I hang out in the Regina airport for a bit, before I go through security. I buy postcards. And then some bizarre female hormonal fluctuation requires me to buy cute things. It must be some chemical mechanism designed to protect babies or something, but it is seriously miswired. I bought a fuzzy little Canada Goose stuffed toy and a girlie purse, neither of which I have any use for, especially in Grande Cache. But they are cute. And they were even on sale. At least they both fit in my carry on.
Did I mention I'm having a bad technology day? The lifting handle broke off my main suitcase, and the extendable handle snapped on one side. That's checked now, so I don't have to worry about it until lately, but it turns out that I still have my car key in my pants pocket and my coin purse too. I have a routine of where I put everything, and I never carry these things in my pockets, which is why I forget to take them out of my pocket before going through security. So I get beeped by the scanning machine. I apologize, go back, empty my pockets into a tray, go through again without beeping, and then try to recapture my interrupted routine. I do. Right down to not picking up the key and coins that I never have in my pockets and therefore aren't part of my reclaiming from the bins at airport security routine. Fortunately I remember them before the flight is called (because I'm playing with my cute new purse) and when I go back, security has kept them safe for me. Yay for CATSA.
My carry-on fits in the overhead bin, of both the Rj and the connecting Dash-8, although I have to convnce the flight attendant that it will. Flights are both quick and uneventful. The landing on the second flight is good enough that the flight attendant actually looks up in surprise and mentions it to me. I'm sitting in 1C, right in front of her jumpseat. Someone else is starting a good landing streak. I was going to tease the pilots that they should land harder so people can tell we're down, but I didn't see them. I had to go and rent a car. You cross the street to do that at Edmonton.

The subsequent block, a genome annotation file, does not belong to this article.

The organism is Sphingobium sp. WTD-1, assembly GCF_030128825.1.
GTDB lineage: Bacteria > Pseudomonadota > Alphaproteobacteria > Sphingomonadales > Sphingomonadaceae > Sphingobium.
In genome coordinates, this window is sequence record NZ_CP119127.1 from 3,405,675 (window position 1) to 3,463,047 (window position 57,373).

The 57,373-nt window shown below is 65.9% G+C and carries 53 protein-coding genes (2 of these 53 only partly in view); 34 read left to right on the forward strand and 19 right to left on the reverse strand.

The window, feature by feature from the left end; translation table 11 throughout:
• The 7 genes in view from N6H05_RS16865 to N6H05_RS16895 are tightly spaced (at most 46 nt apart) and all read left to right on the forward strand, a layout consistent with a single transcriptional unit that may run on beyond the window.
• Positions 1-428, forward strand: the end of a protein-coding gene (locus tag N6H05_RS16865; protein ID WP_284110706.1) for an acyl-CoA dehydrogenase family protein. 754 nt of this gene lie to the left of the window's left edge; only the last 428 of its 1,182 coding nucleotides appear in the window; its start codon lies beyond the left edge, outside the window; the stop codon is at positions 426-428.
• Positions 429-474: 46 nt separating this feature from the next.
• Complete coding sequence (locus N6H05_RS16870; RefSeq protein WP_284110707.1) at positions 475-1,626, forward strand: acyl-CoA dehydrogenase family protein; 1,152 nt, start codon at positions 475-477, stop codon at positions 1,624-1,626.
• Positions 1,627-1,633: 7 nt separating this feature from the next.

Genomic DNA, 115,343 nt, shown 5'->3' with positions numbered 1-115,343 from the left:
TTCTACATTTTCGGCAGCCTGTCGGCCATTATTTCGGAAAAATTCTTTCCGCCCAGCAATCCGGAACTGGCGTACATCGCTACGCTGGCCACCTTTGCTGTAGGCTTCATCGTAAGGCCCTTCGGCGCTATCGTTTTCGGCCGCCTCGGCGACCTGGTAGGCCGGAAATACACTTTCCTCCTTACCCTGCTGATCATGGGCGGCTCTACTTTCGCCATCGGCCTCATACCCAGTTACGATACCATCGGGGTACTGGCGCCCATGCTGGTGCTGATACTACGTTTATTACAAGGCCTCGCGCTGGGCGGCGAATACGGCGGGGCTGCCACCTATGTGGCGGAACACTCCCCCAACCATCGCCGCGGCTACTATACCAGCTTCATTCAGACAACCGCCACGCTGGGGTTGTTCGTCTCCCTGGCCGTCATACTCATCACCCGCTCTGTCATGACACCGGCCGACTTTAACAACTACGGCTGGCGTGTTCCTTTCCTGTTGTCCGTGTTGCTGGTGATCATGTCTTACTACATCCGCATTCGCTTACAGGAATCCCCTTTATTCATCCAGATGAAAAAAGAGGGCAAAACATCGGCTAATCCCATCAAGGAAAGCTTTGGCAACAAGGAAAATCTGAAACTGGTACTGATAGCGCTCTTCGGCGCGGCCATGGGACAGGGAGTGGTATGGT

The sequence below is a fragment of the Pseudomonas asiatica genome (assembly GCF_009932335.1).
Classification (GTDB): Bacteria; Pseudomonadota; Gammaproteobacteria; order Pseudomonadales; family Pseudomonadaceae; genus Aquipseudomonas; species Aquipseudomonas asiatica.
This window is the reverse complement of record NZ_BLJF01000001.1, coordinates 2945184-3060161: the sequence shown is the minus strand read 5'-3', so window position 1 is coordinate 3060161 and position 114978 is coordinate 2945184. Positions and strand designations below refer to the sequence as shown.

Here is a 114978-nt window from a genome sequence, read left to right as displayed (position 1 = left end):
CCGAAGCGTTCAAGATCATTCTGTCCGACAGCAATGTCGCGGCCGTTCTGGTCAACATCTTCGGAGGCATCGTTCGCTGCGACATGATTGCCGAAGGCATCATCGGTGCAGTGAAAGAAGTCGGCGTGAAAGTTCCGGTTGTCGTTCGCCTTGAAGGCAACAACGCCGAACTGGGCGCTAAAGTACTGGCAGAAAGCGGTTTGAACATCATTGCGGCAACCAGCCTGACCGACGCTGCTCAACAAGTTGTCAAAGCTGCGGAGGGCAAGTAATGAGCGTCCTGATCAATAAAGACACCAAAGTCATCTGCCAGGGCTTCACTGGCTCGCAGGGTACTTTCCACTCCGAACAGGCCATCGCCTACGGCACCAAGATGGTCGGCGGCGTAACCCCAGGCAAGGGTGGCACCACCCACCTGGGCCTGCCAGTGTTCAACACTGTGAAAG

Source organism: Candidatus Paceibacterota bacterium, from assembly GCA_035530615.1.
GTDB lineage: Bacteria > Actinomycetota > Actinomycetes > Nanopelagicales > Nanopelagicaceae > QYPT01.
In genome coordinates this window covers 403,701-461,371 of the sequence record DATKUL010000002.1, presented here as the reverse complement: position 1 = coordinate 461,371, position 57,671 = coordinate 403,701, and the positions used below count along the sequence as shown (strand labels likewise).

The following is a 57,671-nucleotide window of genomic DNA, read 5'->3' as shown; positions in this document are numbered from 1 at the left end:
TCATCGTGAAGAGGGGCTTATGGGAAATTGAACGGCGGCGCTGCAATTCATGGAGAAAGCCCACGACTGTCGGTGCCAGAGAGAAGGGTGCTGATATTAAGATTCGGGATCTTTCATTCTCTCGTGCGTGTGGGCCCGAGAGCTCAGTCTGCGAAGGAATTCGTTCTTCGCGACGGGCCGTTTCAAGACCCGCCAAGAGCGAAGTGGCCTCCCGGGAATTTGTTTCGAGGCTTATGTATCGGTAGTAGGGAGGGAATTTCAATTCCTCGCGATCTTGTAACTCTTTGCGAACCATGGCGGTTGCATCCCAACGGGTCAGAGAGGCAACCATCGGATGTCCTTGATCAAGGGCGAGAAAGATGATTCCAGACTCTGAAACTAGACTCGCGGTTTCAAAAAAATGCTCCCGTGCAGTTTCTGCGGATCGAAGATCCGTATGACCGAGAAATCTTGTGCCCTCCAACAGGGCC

The Hertz counter is right in the middle. I give my name and say I have a reservation. As I start the paperwork, I mention that my coworker will be driving the car back. The agent doesn't like that idea. "He has to be here to sign the agreement."
I explain that the car exchange will take place in Grande Cache, where there is not a Hertz office. She is not sympathetic. I ask to take a copy of the form and have the other driver sign it and fax it in before driving the car. This won't do because Hertz has to verify the driving licence. I suggest that a copy of that be faxed, too. She counters that the copy could have been made just before the licence was suspended. Okay, what if I had an RCMP officer notarize the copy? She's not budging. I can tell by now that the Hertz agent wouldn't rent a car to her own deity if He wasn't able to produce the documentation she wanted. I tell her that's not acceptible to me, and I go and try the other counters.
"If I rent a car here, can my coworker drive it also without additional paperwork?"
The answer ranges from "Yes, but we only have a Mustang convertible," to "Yes, but we don't have any cars." Avis is incredulous that Hertz won't rent me the car. So this is policy is not based in any kind of law or Alberta insurance requirement. I call the Hertz nationwide line in hopes of finding someone who is permitted to think. But I get exactly the same answer.
"Why is a driver's licence verification from the RCMP not sufficient?"
"The RCMP doesn't have anything to do with Hertz." Neither will I, if I can help it. I ask to escalate the call to the next level. While I'm on hold for that I wander over to the Avis counter with a business card and ask to be put on a standby list for an available car.
The next level up on the customer service hierarchy is no more help. We do locate the nearest Hertz offices to Grande Cache, a couple of hours drive in each case. I suppose I can drive my coworker there, then both drive back. I imagine most people just ignore whose name is on the contract and Hertz' silly rules. But it's rough country. I don't want to have a car I rented hit an animal or something and not be insured.
I go back to the Avis counter. "You could have a car back any time now, right?"